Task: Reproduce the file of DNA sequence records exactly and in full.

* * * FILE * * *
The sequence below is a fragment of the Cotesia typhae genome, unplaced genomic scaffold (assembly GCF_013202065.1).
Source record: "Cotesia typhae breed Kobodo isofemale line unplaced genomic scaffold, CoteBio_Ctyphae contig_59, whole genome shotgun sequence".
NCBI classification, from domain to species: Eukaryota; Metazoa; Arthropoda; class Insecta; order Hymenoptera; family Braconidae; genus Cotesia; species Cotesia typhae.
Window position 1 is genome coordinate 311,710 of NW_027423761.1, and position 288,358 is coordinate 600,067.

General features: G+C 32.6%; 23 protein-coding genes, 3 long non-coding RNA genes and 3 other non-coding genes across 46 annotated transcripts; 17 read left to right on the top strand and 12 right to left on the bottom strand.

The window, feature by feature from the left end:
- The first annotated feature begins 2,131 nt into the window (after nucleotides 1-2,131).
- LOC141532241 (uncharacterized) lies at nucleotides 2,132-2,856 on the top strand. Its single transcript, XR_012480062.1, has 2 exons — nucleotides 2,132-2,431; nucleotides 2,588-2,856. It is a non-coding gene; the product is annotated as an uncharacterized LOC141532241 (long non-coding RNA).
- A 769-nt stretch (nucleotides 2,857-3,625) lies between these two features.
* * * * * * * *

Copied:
The sequence below is a fragment of the Cotesia typhae genome, unplaced genomic scaffold (assembly GCF_013202065.1).
Source record: "Cotesia typhae breed Kobodo isofemale line unplaced genomic scaffold, CoteBio_Ctyphae contig_59, whole genome shotgun sequence".
NCBI classification, from domain to species: Eukaryota; Metazoa; Arthropoda; class Insecta; order Hymenoptera; family Braconidae; genus Cotesia; species Cotesia typhae.
Window position 1 is genome coordinate 311,710 of NW_027423761.1, and position 288,358 is coordinate 600,067.

General features: G+C 32.6%; 23 protein-coding genes, 3 long non-coding RNA genes and 3 other non-coding genes across 46 annotated transcripts; 17 read left to right on the top strand and 12 right to left on the bottom strand.

The window, feature by feature from the left end:
- The first annotated feature begins 2,131 nt into the window (after nucleotides 1-2,131).
- LOC141532241 (uncharacterized) lies at nucleotides 2,132-2,856 on the top strand. Its single transcript, XR_012480062.1, has 2 exons — nucleotides 2,132-2,431; nucleotides 2,588-2,856. It is a non-coding gene; the product is annotated as an uncharacterized LOC141532241 (long non-coding RNA).
- A 769-nt stretch (nucleotides 2,857-3,625) lies between these two features.